Premium members know that I’m embracing Google Cast—via Google Home, Chromecast, and other devices, in my new home. But here’s a neat secret: You can cast anything from Android, so even apps that don’t natively support this technology can still be cast to a screen or speakers.
I’m going to be writing a broader explanation of my use of Google Cast technologies soon as part of my Paul’s Tech Makeover series for Premium members. But the short explanation for this technology is that Google created Google Cast as a way to stream content between mobile devices (and, on the PC, the Chrome web browser) and compatible displays and speakers. This can be built-in, or it can be added with an external Chromecast device; these come in both video (Full HD and 4K) and audio versions.
Sign up for our new free newsletter to get three time-saving tips each Friday — and get free copies of Paul Thurrott's Windows 11 and Windows 10 Field Guides (normally $9.99) as a special welcome gift!
"*" indicates required fields
Google Cast/Chromecast is awesome for a number of reasons but, again, in the interests of time, I’ll point out just two: It supports multi-room audio for full-house sound if you want that. And It is super-inexpensive.
For example, a pair of low-end Sonos One speakers will set you back $400, and those speakers don’t even have line-in or Apple AirPlay support, minimizing compatibility. They also only support some services, so you can do something like play an Audible audiobook over Sonos. Unacceptable.
By comparison, a $35 Chromecast Audio paired to a cheap pair of power speakers or studio monitors—like this $99 pair of Edifier R1280T powered bookshelf speakers that I own—offer better sound quality and much better compatibility (the speakers have multiple line-ins), and they do so at less than one-third the cost. This is the Google model, folks. It works.
Anyway, if there is one downside to Google Cast/Chromecast, it’s that not all mobile apps natively support this technology. And this is especially true on iOS, if you’ve chosen the iPhone route. (As you may know, I recently switched from iPhone to Android, and while this issue wasn’t at the forefront of my decision, it played a small role.)
For example, if you open Spotify (on Android or iPhone), you will see a Devices Available link at the bottom of Now Player that links to Chromecast- and Google Cast-compatible (and other) speakers.
Other apps, like Pocket Cast, provide a more familiar Chromecast icon.
Either way, these options let you stream, or cast, the content to which you’re listening to a set of speakers (or a group of speakers, or a home full of speakers). If you’re watching video content, you can likewise cast that content to your HDTV/4K UHD TV using a Chromecast or Chromecast Ultra.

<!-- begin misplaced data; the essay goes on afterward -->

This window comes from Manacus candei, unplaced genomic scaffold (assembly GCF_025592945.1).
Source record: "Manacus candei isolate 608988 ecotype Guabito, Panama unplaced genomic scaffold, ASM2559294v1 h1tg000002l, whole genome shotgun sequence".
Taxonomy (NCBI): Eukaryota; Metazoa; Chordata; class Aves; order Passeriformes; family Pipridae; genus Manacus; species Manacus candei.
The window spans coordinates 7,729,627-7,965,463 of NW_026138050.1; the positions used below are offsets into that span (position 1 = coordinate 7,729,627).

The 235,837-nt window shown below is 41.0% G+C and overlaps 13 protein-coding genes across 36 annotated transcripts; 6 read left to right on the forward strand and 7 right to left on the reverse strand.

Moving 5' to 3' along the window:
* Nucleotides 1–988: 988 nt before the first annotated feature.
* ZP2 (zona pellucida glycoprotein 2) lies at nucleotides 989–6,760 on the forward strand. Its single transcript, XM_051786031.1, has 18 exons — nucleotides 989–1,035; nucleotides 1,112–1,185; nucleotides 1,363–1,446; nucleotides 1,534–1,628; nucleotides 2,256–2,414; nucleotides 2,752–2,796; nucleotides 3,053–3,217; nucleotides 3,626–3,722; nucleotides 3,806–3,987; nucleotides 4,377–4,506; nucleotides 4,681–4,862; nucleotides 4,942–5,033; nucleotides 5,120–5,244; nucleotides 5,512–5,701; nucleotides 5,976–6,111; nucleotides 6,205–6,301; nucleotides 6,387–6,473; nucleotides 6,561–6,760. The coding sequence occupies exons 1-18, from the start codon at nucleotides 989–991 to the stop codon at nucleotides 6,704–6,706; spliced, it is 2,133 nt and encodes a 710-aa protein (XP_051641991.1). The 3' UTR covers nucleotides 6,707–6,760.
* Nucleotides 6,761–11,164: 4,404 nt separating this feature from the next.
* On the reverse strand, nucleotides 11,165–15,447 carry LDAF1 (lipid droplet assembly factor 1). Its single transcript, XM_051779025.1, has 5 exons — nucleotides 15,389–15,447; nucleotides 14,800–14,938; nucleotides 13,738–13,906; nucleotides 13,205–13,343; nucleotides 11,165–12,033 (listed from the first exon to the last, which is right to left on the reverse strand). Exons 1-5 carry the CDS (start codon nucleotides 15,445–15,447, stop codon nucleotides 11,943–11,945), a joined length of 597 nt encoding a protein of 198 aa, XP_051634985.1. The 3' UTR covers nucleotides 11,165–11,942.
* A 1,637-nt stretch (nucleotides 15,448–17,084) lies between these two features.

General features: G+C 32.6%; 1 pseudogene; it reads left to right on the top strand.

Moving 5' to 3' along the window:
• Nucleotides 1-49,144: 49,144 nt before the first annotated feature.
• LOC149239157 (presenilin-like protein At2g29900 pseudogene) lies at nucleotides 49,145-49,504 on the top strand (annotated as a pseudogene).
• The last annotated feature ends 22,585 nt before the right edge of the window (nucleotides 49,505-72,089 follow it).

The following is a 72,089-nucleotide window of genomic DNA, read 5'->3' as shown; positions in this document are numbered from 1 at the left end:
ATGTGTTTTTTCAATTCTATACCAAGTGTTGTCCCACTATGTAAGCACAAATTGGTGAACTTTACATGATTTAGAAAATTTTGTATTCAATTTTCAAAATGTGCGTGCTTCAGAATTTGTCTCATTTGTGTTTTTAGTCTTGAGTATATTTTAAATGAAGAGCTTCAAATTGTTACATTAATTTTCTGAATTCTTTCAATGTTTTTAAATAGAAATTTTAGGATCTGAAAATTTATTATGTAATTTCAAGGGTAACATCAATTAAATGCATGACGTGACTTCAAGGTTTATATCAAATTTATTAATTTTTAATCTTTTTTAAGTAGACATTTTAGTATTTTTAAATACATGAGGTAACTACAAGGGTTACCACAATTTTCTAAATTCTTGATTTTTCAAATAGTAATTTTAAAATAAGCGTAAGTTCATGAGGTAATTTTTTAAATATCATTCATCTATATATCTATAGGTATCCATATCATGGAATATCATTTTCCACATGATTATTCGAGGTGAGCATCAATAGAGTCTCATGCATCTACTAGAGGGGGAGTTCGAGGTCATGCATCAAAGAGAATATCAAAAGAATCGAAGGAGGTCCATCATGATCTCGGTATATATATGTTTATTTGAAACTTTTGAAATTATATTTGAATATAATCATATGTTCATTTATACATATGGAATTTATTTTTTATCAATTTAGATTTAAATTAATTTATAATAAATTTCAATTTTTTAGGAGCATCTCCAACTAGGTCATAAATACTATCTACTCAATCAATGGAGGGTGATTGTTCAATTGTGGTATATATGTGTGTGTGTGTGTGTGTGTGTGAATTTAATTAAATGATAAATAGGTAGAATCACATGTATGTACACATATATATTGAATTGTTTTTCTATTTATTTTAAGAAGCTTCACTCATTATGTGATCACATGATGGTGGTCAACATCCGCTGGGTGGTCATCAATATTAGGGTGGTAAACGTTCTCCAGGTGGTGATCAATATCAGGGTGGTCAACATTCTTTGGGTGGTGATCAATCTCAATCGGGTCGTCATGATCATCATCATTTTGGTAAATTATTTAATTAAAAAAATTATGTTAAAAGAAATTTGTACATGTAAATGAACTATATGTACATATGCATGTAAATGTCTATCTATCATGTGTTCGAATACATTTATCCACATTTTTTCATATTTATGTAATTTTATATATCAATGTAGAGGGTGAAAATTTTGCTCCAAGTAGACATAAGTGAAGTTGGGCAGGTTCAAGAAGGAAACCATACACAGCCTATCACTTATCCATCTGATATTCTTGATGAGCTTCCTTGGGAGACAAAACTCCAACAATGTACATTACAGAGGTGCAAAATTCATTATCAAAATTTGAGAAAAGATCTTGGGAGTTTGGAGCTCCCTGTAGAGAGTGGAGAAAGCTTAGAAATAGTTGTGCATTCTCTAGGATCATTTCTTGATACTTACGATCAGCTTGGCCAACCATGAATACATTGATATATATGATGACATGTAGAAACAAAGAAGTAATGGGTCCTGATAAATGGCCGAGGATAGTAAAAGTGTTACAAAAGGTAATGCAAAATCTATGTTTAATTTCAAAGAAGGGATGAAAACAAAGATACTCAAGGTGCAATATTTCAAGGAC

As noted, however, some apps do not natively support Chromecast/Google Cast. The one that bugs me the most is Audible, as I listen to audiobooks regularly. There’s no Chromecast icon in the Audible Now Playing screen.
But that doesn’t matter. On Android, you can access a Cast icon in the Notification shade that will cast whatever audio or video content you’re enjoying to whatever speakers/speaker groups or displays you’ve configured.
So if you want to listen to Audible on some Chromecast-enabled speakers, as I often do, you simply enable Cast, and choose the speaker(s).
(If you don’t see a Cast icon, you can add it.)
As you can see, I have a number of choices—that’s what “embracing” Google Cast means—that include Google Home appliances (Kitchen Home and Sun Room Home), Chromecast-connected speaker pairs (Sun Room, Pauls Office), Google Cast-integrated speakers (Soundbar), and whole-house audio (Thurrott All) consisting of multiple speaker sets.
Then, open Audible, and begin playing. The audiobook will play on the selected speaker(s), not your phone’s internal speakers. Voila. You can see that you’re casting via an icon in the status bar, and if you pull down the Notification shade, you’ll see the speaker(s) you’re connected to named by the Cast icon.
On iOS, you’re a bit stuck: This OS supports casting to AirPlay-compatible speakers (and, via Apple TV, displays) only. And those solutions are very expensive. So if you want to use Chromecast with iOS, you need to use a Chromecast-compatible app. Audible, sadly, is not one of them.
(It would be nice if you could trigger screen/audio casting from the Google Home app and then select which app to use for playback. But Apple would never allow that.)
<p>Too bad there's no tip for casting anything from a Windows Phone.</p>